Algia Mae grew up as an agricultural worker in the flat farmland East of Raleigh, NC. She learned the blues from her mother, and throughout her life Algia has played and written incredible songs with titles such as, “Cook Corn Bread for your Husband, Biscuits for your Outside Man!” or “If You Kill Me A Chicken, Save Me the Head!” Algia is pure, deep American roots music, a mother, grandmother, and great grandmother of the blues. Despite tremendous hardships all around her, Algia’s optimistic, hopeful personality and her deep religious faith keep her spirits high.
Algia Mae is the kind of artist and person who Music Maker is extremely proud to have been able to partner with since our founding in 1994. Over the years we have helped her secure innumerable performances, gifted her a banjo, and for 16 years we’ve made sure she has needed medicine each month. Besides all these small things that have indeed made everyday life, especially in her elder years, a bit easier, what really has been important to Algia has been friendship. I visited Algia recently and all she wanted from us were t-shirts of the other artists and CDs of their music. She called after I left to inquire again, “Tim, you said you were going to send me a video of the Snake Lady [Willa Mae Buckner]; wow, I love to see her with her snakes. I’m so sad that Captain Luke passed; make sure you send me both of his CDs. I really miss Etta [Baker] I want to give her CD to a friend of mine.”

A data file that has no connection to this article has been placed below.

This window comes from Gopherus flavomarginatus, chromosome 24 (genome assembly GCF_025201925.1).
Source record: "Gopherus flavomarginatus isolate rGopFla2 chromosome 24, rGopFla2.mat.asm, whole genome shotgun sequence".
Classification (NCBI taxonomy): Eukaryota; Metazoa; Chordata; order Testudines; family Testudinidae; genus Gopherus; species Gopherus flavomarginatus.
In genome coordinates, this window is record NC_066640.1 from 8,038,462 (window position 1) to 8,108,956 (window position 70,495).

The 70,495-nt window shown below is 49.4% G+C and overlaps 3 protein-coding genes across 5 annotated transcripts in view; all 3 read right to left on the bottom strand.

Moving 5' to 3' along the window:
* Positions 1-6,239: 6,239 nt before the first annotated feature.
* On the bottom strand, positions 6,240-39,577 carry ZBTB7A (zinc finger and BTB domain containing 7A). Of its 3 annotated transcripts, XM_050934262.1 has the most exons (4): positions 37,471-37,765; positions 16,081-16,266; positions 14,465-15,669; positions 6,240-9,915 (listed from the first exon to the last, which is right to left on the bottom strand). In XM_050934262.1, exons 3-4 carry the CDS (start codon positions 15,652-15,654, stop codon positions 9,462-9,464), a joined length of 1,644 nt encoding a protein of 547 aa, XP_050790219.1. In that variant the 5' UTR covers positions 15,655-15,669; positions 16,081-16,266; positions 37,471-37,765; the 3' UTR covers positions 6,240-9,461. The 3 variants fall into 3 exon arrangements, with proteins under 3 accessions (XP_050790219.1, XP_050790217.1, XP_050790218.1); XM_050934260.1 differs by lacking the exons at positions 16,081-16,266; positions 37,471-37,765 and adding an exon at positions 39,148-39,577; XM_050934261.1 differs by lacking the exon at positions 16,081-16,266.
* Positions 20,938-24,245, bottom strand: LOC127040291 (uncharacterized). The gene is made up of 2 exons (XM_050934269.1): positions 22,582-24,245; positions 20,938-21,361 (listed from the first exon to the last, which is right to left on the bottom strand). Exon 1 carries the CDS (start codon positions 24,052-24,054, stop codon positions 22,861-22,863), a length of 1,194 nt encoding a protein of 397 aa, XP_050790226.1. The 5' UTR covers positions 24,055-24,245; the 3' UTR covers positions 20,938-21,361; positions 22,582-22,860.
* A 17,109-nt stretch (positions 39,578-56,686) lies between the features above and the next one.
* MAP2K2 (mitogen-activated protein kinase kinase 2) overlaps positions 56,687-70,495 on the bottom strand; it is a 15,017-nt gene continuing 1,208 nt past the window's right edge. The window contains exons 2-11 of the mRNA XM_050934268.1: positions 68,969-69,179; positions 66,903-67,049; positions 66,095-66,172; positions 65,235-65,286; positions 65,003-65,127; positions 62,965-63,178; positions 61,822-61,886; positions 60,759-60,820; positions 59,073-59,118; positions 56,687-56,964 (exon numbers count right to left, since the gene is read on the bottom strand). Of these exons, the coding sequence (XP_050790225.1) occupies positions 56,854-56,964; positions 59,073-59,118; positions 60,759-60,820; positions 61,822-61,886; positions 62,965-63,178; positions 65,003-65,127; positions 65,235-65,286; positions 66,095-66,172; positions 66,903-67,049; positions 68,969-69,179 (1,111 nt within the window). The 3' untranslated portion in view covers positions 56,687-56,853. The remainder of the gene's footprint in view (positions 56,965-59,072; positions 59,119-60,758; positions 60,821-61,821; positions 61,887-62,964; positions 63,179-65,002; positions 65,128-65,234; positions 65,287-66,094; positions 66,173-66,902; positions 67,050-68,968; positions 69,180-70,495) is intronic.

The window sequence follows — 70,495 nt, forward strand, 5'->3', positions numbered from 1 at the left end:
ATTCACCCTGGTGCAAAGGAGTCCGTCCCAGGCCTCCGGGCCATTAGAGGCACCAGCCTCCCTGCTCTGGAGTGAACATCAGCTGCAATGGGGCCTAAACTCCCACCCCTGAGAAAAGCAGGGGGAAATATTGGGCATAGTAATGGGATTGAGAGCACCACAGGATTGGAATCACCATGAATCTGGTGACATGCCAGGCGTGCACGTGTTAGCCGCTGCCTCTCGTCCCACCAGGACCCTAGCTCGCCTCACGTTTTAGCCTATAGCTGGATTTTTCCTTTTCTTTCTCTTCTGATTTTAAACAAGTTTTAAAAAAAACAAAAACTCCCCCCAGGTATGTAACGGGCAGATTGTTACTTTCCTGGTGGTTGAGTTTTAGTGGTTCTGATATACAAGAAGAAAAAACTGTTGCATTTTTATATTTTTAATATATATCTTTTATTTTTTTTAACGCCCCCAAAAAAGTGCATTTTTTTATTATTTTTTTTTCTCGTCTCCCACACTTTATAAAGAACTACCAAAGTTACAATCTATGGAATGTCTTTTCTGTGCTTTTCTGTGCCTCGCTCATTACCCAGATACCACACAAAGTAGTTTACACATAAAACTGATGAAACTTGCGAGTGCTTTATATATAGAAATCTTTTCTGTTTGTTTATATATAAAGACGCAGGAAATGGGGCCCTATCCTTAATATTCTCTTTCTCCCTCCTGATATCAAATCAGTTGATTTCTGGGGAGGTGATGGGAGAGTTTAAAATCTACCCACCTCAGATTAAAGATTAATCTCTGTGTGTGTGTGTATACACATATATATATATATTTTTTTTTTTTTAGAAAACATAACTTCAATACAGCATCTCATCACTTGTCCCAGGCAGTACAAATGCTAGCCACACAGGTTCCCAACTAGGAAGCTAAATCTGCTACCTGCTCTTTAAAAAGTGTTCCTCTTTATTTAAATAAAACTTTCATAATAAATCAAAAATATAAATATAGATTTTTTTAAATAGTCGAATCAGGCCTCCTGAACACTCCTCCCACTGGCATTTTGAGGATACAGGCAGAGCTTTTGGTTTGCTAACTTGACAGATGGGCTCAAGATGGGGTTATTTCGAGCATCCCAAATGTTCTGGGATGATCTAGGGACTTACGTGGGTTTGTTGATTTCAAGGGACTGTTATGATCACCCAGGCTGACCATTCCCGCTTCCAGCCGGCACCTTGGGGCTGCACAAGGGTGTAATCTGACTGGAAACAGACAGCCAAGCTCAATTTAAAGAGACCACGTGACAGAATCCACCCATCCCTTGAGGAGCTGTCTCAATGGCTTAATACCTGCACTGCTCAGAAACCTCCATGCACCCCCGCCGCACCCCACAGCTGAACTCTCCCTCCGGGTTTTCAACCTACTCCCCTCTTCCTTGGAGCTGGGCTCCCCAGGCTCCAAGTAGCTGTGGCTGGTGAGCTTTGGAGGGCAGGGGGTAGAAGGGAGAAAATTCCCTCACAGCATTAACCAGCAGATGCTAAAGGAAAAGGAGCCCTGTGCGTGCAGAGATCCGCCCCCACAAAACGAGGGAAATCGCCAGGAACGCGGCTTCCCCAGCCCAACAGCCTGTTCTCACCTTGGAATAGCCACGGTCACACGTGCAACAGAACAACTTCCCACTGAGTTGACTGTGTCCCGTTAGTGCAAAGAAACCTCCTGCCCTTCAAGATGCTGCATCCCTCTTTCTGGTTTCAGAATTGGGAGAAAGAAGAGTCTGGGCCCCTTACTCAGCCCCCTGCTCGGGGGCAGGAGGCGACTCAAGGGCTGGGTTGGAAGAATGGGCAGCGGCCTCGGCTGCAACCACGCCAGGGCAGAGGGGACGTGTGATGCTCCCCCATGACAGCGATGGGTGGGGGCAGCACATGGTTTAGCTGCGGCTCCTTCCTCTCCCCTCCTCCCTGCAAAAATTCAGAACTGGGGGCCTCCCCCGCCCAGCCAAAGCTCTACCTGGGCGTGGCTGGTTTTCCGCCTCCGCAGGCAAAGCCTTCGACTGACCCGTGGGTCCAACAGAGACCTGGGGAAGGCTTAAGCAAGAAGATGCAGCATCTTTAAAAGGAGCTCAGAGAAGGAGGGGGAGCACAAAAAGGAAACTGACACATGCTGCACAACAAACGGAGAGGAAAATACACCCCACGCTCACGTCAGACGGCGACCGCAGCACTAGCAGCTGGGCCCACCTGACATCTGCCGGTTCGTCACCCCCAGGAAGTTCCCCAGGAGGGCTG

The most important and joyful part of our work is creating a community of peers. Artists that have spent their lifetimes treasuring and nourishing archaic musical traditions from the Deep South, while often isolated in their own communities. Through Music Maker, artists from across these traditions can meet, share stories and songs, play together and learn from each other. Deep, lasting friendships are created that truly change lives, and that is no more apparent than during the Holiday Season. It is truly a joyous thing to behold.
This is by far my favorite version of “Old Time Religion.” The song itself has managed to stay popular since the mid 1800s. It’s been featured in a handful of movies, television shows, and plays. There are hundreds of recorded versions, and yet the Goins’ version stands on its own. Their simple, stripped down style emphasizes their passion and devotion, perfectly matching the essence of the song. It is an unparalleled performance.
“If I Could Hear My Mother Pray Again” by Elder Anderson Johnson is a song that packs a full punch. For fans of musicians that let it all out, this one is right up your alley. As the song progresses, Johnson pushes harder and harder on his vocal range, reminiscing to younger times where he would overhear his mother’s prayers. I can’t even imagine what this must have been like to record. The song also is laced with some beautiful slide guitar playing that compliments Johnson’s lyrics seamlessly.